A 5G spectrum auction will not take place in Belgium until the end of 2021 at the earliest, the Belgian federal telecoms minister Petra De Sutter has told newspaper De Tijd. Although the political stumbling blocks have largely been resolved, the legal and legislative preparations for an auction are expected to take another twelve months, the minister confirmed.
The sale of 5G spectrum in the 700MHz and 3.5GHz bands has been delayed by the lengthy process of forming a new federal government coalition, as well as a disagreement between regional governments on how to share the proceeds of the auction, which is expected to raise a minimum of EUR800 million (USD948 million). Although it has been provisionally decided to place the funds in escrow until an agreement is reached, parliament will need to approve an amendment to the Telecom Law setting the minimum price for the auction and a series of Royal Decrees specifying the coverage requirements and other conditions imposed on mobile network operators before an auction can be staged.
The minister has promised to press ahead with the process, despite public concerns surrounding the potential health effects from 5G radiation, particularly among voters of her own Groen ecologist party. ‘I take the concerns seriously, but I see no evidence at this time that the prevailing radiation standards are damaging health,’ she said, while stressing the government will continue to research the issue. ‘But I will certainly not be the minister stopping 5G. The importance for industry, mobility and medicine is enormous,’ she added.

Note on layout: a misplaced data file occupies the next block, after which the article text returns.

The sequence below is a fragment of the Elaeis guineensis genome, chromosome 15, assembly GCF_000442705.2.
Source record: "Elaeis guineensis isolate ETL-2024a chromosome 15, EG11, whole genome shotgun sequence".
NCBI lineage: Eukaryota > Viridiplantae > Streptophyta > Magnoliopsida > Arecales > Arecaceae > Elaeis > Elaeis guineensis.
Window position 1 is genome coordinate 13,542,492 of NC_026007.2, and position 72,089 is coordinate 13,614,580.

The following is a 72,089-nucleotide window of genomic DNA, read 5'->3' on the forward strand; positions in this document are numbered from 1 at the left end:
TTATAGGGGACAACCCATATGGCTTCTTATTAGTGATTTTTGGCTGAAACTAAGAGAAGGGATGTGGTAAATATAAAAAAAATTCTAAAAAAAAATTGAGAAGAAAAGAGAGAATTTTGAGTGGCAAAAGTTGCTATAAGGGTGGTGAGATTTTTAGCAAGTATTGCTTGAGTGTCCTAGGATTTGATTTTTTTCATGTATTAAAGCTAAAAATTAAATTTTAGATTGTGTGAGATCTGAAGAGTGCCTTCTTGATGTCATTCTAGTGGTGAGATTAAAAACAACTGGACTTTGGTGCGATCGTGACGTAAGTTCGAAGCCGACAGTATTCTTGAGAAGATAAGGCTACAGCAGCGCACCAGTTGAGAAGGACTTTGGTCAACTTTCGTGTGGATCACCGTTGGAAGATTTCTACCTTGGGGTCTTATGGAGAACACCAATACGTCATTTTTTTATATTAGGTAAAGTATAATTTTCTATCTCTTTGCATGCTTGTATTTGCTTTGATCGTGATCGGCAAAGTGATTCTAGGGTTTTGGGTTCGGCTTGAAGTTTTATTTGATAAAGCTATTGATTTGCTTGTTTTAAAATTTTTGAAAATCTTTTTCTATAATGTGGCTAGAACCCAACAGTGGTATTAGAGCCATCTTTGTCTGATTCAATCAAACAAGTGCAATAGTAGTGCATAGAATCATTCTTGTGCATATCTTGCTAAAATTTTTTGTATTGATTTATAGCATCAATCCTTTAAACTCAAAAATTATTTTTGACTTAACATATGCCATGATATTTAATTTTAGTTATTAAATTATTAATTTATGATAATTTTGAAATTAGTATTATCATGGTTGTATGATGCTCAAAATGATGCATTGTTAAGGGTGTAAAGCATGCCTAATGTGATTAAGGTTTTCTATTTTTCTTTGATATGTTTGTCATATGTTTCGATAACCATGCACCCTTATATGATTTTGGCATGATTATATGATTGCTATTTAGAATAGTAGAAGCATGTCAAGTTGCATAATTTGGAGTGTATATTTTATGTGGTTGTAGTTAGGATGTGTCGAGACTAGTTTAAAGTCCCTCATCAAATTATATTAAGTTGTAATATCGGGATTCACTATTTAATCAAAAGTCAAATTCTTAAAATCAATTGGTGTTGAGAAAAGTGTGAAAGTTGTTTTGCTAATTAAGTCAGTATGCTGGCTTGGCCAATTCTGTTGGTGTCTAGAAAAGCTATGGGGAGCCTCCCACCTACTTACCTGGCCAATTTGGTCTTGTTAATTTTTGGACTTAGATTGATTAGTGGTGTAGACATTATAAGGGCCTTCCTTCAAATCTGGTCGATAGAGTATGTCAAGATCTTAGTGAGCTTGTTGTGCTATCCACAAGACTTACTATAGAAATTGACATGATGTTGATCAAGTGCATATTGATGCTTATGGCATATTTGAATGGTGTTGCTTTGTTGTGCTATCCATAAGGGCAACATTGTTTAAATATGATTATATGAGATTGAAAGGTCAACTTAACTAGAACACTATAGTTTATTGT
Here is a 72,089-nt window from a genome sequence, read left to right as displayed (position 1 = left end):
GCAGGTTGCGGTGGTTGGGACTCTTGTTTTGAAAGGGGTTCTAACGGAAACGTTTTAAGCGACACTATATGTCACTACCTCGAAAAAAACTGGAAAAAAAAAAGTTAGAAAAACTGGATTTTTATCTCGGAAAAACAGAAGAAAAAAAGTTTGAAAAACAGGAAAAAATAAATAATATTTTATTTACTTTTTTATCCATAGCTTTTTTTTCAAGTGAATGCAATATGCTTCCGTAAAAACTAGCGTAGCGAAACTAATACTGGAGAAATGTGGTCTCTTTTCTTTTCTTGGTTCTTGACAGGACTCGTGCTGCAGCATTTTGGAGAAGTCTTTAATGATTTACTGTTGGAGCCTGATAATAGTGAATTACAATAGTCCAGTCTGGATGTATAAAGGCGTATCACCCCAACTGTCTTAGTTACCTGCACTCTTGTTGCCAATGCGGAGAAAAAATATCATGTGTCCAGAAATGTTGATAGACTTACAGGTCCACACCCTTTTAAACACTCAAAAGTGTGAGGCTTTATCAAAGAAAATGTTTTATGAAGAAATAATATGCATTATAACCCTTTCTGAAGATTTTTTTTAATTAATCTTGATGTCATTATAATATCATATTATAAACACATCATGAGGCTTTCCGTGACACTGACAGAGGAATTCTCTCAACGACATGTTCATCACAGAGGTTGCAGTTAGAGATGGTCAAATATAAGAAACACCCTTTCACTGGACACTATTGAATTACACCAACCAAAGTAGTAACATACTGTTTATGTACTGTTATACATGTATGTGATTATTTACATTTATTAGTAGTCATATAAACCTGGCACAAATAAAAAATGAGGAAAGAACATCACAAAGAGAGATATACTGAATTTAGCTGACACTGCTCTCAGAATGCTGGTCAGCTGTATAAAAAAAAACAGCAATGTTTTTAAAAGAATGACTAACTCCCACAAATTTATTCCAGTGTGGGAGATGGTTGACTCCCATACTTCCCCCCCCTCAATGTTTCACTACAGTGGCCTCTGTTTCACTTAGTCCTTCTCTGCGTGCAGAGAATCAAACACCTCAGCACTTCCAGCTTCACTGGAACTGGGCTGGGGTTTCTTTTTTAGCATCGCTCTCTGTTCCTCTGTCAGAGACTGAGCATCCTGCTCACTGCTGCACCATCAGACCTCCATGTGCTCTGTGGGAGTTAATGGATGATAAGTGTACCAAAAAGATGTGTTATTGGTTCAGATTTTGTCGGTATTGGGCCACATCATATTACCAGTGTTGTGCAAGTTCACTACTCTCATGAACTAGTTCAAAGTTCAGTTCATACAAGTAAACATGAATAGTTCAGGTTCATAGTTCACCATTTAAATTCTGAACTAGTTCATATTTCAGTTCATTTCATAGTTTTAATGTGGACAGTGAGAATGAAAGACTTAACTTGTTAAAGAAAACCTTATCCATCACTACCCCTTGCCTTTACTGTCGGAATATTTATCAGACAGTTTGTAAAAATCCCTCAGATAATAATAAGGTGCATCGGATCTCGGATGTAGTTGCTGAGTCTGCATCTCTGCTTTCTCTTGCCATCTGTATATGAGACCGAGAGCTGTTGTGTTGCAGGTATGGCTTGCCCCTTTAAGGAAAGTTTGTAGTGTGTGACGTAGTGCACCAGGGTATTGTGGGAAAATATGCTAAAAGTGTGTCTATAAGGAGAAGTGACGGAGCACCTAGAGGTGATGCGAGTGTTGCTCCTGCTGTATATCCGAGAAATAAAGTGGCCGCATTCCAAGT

The telecoms regulator the Belgian Institute for Postal Services and Telecommunications (BIPT) granted temporary user rights to spectrum in the 3.6GHz-3.8GHz in July, enabling operators and businesses to launch services and experiment with the technology.